Malaria is an infectious disease transmitted by female Anopheles mosquitoes that represents an important risk to global health. In 2018 there were 228 million cases, 405,000 of which resulted in death. The infection is controlled mainly by controlling the vector, that is, the mosquito that transmits the disease. However, in recent years, mosquitoes have become resistant to the insecticides used today. For this reason, several innovative vector control measures have emerged, such as, the release of genetically modified mosquitoes or the introduction of sterile males. However, these innovative methods depend on the creation in laboratory of large quantities of mosquitoes. This production of millions of Anopheles mosquitoes in the laboratory is limited, as female mosquitoes need to feed on blood to produce eggs. Therefore, large amounts of blood would be required, which entails both ethical and financial limitations. In order to find a solution to these limitations, our research group has developed an artificial blood-free diet that allows the production of Anopheles mosquitoes in the laboratory with the same effectiveness as blood. We believe that this diet will be a valuable tool for new measures to control mosquitoes that cause malaria and other mosquito-borne diseases as it will make it possible to produce millions of mosquitoes in captivity without the need for animal or human blood.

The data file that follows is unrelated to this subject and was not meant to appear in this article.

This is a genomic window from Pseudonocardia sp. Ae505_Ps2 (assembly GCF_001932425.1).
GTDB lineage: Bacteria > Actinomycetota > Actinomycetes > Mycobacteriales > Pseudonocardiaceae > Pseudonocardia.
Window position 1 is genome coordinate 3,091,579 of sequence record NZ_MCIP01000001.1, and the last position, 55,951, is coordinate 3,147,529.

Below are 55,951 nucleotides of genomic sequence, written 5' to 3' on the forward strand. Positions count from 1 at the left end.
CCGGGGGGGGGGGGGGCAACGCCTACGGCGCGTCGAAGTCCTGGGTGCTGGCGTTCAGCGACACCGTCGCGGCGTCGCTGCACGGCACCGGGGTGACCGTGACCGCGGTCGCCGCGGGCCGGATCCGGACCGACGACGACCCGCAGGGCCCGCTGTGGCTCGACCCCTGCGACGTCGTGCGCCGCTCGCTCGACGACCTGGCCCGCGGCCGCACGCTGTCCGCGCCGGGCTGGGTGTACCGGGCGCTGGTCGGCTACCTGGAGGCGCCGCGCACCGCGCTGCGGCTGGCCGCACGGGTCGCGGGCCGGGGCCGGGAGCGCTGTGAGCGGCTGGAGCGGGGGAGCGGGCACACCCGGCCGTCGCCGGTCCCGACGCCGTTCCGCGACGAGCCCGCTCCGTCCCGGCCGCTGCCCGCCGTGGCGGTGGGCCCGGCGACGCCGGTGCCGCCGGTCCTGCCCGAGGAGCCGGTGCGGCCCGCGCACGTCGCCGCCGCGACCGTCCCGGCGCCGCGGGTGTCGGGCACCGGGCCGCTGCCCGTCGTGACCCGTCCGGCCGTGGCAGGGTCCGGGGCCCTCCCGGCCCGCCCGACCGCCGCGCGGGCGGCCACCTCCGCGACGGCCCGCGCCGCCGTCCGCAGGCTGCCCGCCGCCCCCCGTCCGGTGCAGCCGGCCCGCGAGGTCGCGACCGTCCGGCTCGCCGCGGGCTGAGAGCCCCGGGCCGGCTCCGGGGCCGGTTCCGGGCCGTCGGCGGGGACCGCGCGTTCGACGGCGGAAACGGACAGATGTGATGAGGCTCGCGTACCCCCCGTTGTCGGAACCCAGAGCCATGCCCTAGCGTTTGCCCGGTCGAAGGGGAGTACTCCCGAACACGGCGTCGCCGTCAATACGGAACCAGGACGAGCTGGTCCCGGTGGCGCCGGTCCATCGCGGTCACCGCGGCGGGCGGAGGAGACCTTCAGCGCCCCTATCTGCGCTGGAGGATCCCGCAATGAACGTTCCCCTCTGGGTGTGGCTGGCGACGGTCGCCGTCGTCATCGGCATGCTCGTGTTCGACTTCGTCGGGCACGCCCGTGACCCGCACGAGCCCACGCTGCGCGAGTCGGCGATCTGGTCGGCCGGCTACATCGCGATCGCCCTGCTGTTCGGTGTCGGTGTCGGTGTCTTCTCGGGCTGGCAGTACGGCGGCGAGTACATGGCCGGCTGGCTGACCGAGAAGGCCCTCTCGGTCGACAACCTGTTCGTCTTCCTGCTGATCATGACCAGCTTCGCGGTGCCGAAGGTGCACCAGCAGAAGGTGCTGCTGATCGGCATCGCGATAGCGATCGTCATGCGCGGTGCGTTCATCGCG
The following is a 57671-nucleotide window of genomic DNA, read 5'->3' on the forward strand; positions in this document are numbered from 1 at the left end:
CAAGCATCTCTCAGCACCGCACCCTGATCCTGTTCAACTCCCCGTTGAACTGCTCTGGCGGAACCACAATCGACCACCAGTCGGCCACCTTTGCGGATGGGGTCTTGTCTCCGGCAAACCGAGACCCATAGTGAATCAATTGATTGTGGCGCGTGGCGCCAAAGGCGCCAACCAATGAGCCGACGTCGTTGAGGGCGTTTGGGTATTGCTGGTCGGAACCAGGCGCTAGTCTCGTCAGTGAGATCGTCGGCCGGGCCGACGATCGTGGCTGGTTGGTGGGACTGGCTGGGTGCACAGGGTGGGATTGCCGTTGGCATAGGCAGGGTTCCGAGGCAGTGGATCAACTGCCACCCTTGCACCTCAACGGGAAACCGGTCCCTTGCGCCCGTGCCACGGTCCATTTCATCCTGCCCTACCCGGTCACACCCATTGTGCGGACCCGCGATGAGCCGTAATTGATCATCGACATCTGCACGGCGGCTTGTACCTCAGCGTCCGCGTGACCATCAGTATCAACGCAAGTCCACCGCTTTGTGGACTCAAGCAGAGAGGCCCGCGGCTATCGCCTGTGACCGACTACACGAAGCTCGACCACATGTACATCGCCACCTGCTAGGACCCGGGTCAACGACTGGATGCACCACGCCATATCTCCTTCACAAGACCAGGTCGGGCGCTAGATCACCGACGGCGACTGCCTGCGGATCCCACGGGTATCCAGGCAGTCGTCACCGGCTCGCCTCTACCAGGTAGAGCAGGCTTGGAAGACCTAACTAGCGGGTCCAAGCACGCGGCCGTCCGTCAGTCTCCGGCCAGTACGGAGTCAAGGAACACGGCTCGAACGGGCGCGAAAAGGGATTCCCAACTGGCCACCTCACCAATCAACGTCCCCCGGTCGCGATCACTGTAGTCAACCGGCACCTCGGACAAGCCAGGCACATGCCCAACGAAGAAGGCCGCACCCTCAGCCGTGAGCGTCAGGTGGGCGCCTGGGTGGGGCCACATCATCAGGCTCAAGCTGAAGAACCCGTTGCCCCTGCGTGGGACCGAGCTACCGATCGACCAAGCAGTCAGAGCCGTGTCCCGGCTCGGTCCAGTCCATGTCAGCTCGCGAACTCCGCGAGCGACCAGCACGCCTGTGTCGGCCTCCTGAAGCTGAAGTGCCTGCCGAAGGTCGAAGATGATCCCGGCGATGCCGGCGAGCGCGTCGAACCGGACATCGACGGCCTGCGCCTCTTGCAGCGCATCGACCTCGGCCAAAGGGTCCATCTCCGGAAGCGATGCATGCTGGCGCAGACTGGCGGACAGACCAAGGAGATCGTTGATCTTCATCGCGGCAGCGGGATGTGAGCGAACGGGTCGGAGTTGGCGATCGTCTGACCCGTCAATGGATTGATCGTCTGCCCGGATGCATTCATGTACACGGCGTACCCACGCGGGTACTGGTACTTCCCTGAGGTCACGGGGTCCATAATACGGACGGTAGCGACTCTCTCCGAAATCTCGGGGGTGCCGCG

/ / A Blood-Free Diet to Rear Anopheline Mosquitoes